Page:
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  • Writer's pictureGeoff Harrison

Juvenile Criminal Records


Criminal Barrister, Criminal Lawyer, Criminal Solicitor, Best Criminal Barrister, Best Criminal Solicitior, Best Criminal Lawyer, Juvenile Criminal Records, s15 Children (Criminal Proceedings) Act 1987

Published by Geoff Harrison | 8 July 2024


Section 15 of the Children (Criminal Proceedings) Act 1987 makes a person's juvenile criminal record inadmissible provided the two pre-conditions are satisfied namely, that the person was not convicted (a child who is under 16 cannot be convicted) and secondly, the person has not, within the period of 2 years prior to the commencement of proceedings for the other offence, been subject to any judgment, sentence or order of a court whereby the person has been punished for any other offence.


A person's criminal record can be an aggravating factor under s21A(2) (d) of the Crimes (Sentencing Procedure) Act 1999. However, before taking a person's criminal history into account, the court should explain how the previous convictions have been taken into account. The principles relating to a person's criminal history were set out in Veen v The Queen (No 2) [1988] HCA 14. As observed by Simpson AJA in Meis at [41] - [42]:


The relevant principles were stated authoritatively by Mason CJ, Brennan, Dawson and Toohey JJ in Veen v The Queen (No 2) (1988) 164 CLR 465; [1988] HCA 14 (“Veen (No 2)”) in the following way:


“The antecedent criminal history is relevant, however, to show whether the instant offence is an uncharacteristic aberration or whether the offender has manifested in his commission of the instant offence a continuing attitude of disobedience of the law. In the latter case, retribution, deterrence and protection of society may all indicate that a more severe penalty is warranted. It is legitimate to take account of the antecedent criminal history when it illuminates the moral culpability of the offender in the instant case, or shows his dangerous propensity or shows a need to impose condign punishment to deter the offender and other offenders from committing further offences of a like kind.”


Accordingly, before the applicant’s previous conviction could properly be taken into account as an aggravating factor, it was necessary that the sentencing judge consider:


  • whether the present offending was an uncharacteristic aberration;

  • whether the applicant manifested in the commission of these offences a continuing attitude of disobedience of the law; and

  • whether the applicant’s previous offence illuminates his moral culpability in relation to the current offending or shows a dangerous propensity, or a need to impose “condign punishment” by way of specific and general deterrence.


Other Sources:


Cases:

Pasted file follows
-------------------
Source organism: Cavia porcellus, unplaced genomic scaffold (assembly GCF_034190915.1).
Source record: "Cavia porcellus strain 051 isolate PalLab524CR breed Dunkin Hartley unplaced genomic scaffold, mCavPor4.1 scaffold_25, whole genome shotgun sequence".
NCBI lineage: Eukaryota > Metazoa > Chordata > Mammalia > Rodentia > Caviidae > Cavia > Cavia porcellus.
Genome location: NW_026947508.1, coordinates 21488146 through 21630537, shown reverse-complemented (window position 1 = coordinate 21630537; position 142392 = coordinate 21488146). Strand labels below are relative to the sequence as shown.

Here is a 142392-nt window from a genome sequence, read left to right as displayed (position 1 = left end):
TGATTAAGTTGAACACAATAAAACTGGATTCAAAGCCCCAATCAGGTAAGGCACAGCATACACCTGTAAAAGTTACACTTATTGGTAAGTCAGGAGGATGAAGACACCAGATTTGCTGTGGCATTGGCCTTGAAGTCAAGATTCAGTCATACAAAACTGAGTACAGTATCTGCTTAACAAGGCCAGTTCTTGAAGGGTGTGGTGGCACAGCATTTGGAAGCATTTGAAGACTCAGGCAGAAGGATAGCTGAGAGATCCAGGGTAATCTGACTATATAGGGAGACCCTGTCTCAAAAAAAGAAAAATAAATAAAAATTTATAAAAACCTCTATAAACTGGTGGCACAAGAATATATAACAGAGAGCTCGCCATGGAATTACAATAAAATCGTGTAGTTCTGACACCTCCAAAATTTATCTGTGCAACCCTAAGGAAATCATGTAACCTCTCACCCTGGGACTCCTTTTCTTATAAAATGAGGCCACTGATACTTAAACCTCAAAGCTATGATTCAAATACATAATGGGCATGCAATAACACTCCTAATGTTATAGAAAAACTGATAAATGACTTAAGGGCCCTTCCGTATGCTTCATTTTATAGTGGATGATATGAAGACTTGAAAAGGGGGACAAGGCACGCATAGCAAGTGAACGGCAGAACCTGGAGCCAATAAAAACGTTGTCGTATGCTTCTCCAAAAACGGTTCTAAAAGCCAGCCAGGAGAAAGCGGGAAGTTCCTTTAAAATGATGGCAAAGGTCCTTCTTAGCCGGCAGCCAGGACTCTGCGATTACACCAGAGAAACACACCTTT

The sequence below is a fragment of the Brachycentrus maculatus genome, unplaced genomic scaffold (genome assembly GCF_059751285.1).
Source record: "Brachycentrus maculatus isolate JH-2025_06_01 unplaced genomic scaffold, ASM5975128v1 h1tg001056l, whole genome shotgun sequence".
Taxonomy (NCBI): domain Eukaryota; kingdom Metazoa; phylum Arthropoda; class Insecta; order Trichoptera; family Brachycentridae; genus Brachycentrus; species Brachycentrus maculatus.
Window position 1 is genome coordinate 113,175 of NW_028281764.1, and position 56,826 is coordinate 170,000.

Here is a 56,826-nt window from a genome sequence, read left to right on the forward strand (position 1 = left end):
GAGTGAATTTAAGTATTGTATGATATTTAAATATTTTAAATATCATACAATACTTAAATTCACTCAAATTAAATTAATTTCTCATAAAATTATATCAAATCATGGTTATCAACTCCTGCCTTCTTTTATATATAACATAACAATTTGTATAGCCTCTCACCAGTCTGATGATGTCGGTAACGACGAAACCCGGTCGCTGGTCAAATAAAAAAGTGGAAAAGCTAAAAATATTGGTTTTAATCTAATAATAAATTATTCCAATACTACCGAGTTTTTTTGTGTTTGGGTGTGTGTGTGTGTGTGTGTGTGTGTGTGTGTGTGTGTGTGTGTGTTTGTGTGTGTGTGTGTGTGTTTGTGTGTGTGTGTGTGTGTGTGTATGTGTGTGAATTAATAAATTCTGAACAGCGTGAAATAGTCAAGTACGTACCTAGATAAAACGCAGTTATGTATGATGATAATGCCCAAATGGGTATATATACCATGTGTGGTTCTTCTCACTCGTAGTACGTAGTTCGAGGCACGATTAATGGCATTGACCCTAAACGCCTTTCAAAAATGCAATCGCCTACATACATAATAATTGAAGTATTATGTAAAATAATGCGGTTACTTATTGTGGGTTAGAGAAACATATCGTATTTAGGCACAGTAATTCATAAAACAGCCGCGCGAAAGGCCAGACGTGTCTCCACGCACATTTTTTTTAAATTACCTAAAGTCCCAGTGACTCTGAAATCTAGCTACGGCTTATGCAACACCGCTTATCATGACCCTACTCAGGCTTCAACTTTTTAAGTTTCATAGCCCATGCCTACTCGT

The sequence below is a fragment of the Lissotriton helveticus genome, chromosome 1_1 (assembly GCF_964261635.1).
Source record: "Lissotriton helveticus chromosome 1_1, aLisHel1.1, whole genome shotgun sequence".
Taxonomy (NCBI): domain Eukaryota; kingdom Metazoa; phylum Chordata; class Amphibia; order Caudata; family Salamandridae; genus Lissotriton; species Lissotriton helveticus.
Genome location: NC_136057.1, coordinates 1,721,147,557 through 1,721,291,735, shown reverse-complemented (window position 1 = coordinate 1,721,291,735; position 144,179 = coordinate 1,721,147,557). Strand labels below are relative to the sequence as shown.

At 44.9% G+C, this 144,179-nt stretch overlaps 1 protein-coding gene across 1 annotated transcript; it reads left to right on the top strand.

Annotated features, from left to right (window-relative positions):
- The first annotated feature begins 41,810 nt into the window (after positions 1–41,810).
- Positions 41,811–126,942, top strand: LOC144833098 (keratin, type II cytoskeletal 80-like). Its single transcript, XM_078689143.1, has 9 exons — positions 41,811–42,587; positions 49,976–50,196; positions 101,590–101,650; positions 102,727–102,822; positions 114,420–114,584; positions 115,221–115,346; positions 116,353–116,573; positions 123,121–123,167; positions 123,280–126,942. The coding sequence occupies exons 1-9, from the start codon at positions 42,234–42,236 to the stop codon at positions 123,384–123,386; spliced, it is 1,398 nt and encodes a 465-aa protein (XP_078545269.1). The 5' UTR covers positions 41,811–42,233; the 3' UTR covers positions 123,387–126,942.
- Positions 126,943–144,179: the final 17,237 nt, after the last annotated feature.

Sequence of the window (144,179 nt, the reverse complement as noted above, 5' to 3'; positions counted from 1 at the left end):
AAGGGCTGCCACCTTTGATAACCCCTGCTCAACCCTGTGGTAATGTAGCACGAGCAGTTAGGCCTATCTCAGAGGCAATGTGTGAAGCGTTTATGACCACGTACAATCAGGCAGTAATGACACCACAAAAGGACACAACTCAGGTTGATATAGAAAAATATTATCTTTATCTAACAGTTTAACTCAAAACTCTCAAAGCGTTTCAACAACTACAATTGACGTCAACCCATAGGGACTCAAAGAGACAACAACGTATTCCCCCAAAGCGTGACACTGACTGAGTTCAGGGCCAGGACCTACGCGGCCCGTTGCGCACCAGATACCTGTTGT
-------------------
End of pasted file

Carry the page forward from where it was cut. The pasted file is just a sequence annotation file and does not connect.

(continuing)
Extracted Legislation:

CHILDREN (CRIMINAL PROCEEDINGS) ACT 1987 - SECT 14

Recording of conviction


(1) Without limiting any other power of a court to deal with a child who has pleaded guilty to, or has been found guilty of, an offence, a court--

(a) shall not, in respect of any offence, proceed to, or record such a finding as, a conviction in relation to a child who is under the age of 16 years, and

(b) may, in respect of an offence which is disposed of summarily, refuse to proceed to, or record such a finding as, a conviction in relation to a child who is of or above the age of 16 years.


(2) Subsection (1) does not limit any power of a court to proceed to, or record such a finding as, a conviction in respect of a child who is charged with an indictable offence that is not disposed of summarily.


CHILDREN (CRIMINAL PROCEEDINGS) ACT 1987 - SECT 15

Evidence of prior offences and other matters not admissible in certain criminal proceedings


(1) The fact that a person has pleaded guilty to an offence in, or has been found guilty of an offence by, a court (being an offence committed when the person was a child) shall not be admitted in evidence (whether as to guilt or the imposition of any penalty) in any criminal proceedings subsequently taken against the person in respect of any other offence if--

(a) a conviction was not recorded against the person in respect of the firstmentioned offence, and

(b) the person has not, within the period of 2 years prior to the commencement of proceedings for the other offence, been subject to any judgment, sentence or order of a court whereby the person has been punished for any other offence.


(2) Subsection (1) or (3) does not apply to any criminal proceedings before the Children's Court.


(3) The fact that a person has been dealt with by a warning, caution or youth justice conference under the Young Offenders Act 1997 (being in respect of an alleged offence committed when the person was a child) is not to be admitted in evidence (whether as to guilt or the imposition of any penalty) in any criminal proceedings subsequently taken against the person in respect of any other offence.

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